- The Washington Times - Tuesday, August 20, 2002

Both President Bush and his father, the former president, are expected to be in Tennessee next month to support former Gov. Lamar Alexander in his Senate race against Democrat Rep. Bob Clement.

The president will be in Nashville on Sept. 17, and his father, George H. W. Bush, will be lunching in Knoxville the following day, the Alexander campaign says. Mr. Alexander served as Education Secretary in the elder Mr. Bush's administration.

"We've requested those dates and we're planning for them to be there," Alexander campaign spokesman Josh Holly said.

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The White House could not yet confirm the president's September schedule.

Mr. Clement and Mr. Alexander are vying for the seat of Republican Sen. Fred Thompson, who is not seeking another term.

Mr. Alexander faced a tough Aug. 1 primary against Rep. Ed Bryant, and Democrats say Republicans are still trying to unite and persuade Mr. Bryant's supporters to back Mr. Alexander.

"Seems to me they're struggling," said Tennessee Democratic Party Chairman Bill Farmer.

Republican leaders say the party is clearly united behind Mr. Alexander. "We are seeing an incredible amount of enthusiasm and support for Alexander's campaign," said Elizabeth Phillips, communications director for the Tennessee Republican Party. "We're not hearing anything from Bryant supporters not supporting Lamar. On the contrary, they have been saying 'What can we do to help?'"

The GOP has been pushing "unity," however. Following the primary, Mr. Alexander and Mr. Bryant did a one-day Republican unity tour of the state along with fellow Republicans Mr. Thompson, Tennessee Republican Party Chairman Beth Harwell, Rep. Van Hilleary (who is running for governor) and Jim Henry, who lost the Republican gubernatorial nomination to Mr. Hilleary.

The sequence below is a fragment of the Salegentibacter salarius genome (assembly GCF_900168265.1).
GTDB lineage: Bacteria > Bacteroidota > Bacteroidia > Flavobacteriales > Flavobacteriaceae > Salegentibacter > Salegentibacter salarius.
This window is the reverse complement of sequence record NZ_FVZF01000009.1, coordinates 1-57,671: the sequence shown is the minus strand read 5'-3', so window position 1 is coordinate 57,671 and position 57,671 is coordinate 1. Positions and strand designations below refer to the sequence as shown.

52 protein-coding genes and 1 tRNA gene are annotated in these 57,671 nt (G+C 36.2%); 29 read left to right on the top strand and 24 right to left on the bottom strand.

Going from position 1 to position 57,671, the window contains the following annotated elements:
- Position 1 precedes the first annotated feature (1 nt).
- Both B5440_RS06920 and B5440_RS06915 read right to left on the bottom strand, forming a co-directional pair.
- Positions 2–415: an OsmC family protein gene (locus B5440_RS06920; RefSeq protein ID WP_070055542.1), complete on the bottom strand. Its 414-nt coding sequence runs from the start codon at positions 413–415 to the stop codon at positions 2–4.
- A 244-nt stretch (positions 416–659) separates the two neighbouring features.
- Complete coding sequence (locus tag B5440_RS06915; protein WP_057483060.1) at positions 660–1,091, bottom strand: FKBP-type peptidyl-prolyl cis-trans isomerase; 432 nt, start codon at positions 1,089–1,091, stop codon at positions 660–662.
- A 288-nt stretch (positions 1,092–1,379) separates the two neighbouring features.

Mr. Alexander and Mr. Bryant also plan to visit Mr. Bryant's turf of West Tennessee next week to rally support there for Mr. Alexander.

And Mr. Thompson is pitching in, too, by recording a TV ad for the Alexander campaign in which he voices his support and notes Mr. Alexander's accomplishments, including "bringing in auto jobs, fixing our schools" as governor. The ad began airing yesterday.

Meanwhile the National Education Association put its support behind Mr. Clement, while the National Right to Life Committee and the National Federation of Independent Business endorsed Mr. Alexander last week.

The Clement camp questioned the NFIB endorsement, noting that the NFIB does not support an increase in the minimum wage or a comprehensive patients' bill of rights, and asking if this means Mr. Alexander opposes these initiatives, which Mr. Clement supports.

"Who would Lamar Alexander disappoint, the National Federation of Independent Business or Tennessee families? Our bet: Tennessee families," reads a Clement campaign release.

Alexander campaign spokesman Kevin Phillips said Mr. Alexander does not support an increase in the minimum wage because it "hurts job growth. Businesses don't expand, new employees don't get hired." He said Mr. Alexander could vote for a patients' bill of rights, but "it would depend on what the provisions were," since there are several versions floating around Congress.

Mr. Clement and Mr. Alexander agreed to hold debates and each appointed an aide to handle the details, but there have been tensions since. Mr. Clement's camp said the Alexander campaign has been unresponsive on the matter.

"Frankly, they haven't been communicating with us," said Bill Fletcher, who is coordinating the debates for Mr. Clement. Mr. Fletcher said he finally heard back yesterday from Mr. Alexander's debate point man, Chip Saltsman, and the two are meeting Friday.

The two campaigns have independently accepted five debates in common, to be held in Jackson, Chattanooga, Knoxville, Nashville and Memphis.

But Mr. Clement's camp has accepted debates which Mr. Alexander has not yet accepted, including one sponsored by the Public Forum in Nashville.

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